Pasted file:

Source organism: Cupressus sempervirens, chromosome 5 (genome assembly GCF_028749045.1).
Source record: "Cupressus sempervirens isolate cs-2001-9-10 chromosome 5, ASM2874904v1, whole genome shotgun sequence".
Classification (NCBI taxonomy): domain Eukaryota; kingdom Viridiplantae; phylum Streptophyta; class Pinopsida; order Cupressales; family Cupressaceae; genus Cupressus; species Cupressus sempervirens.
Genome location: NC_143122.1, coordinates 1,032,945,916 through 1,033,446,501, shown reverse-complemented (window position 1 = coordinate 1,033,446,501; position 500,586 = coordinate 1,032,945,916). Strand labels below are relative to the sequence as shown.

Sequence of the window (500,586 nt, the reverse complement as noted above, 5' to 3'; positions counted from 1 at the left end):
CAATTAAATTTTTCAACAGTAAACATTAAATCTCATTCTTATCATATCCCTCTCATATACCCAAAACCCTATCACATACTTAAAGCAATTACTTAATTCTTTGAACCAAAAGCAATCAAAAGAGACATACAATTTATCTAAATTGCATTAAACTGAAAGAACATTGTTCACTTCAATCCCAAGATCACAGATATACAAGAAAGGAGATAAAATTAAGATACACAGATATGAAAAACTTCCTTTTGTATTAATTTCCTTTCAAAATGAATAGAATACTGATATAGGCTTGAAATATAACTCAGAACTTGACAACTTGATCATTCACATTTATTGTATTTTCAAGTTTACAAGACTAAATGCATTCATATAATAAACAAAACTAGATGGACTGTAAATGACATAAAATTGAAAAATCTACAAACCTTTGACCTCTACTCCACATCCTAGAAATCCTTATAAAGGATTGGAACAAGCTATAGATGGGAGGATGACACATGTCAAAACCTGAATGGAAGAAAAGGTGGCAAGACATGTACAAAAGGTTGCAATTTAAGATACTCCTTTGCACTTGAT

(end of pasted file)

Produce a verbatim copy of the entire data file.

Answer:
Source organism: Cupressus sempervirens, chromosome 5 (genome assembly GCF_028749045.1).
Source record: "Cupressus sempervirens isolate cs-2001-9-10 chromosome 5, ASM2874904v1, whole genome shotgun sequence".
Classification (NCBI taxonomy): domain Eukaryota; kingdom Viridiplantae; phylum Streptophyta; class Pinopsida; order Cupressales; family Cupressaceae; genus Cupressus; species Cupressus sempervirens.
Genome location: NC_143122.1, coordinates 1,032,945,916 through 1,033,446,501, shown reverse-complemented (window position 1 = coordinate 1,033,446,501; position 500,586 = coordinate 1,032,945,916). Strand labels below are relative to the sequence as shown.

Sequence of the window (500,586 nt, the reverse complement as noted above, 5' to 3'; positions counted from 1 at the left end):
CAATTAAATTTTTCAACAGTAAACATTAAATCTCATTCTTATCATATCCCTCTCATATACCCAAAACCCTATCACATACTTAAAGCAATTACTTAATTCTTTGAACCAAAAGCAATCAAAAGAGACATACAATTTATCTAAATTGCATTAAACTGAAAGAACATTGTTCACTTCAATCCCAAGATCACAGATATACAAGAAAGGAGATAAAATTAAGATACACAGATATGAAAAACTTCCTTTTGTATTAATTTCCTTTCAAAATGAATAGAATACTGATATAGGCTTGAAATATAACTCAGAACTTGACAACTTGATCATTCACATTTATTGTATTTTCAAGTTTACAAGACTAAATGCATTCATATAATAAACAAAACTAGATGGACTGTAAATGACATAAAATTGAAAAATCTACAAACCTTTGACCTCTACTCCACATCCTAGAAATCCTTATAAAGGATTGGAACAAGCTATAGATGGGAGGATGACACATGTCAAAACCTGAATGGAAGAAAAGGTGGCAAGACATGTACAAAAGGTTGCAATTTAAGATACTCCTTTGCACTTGAT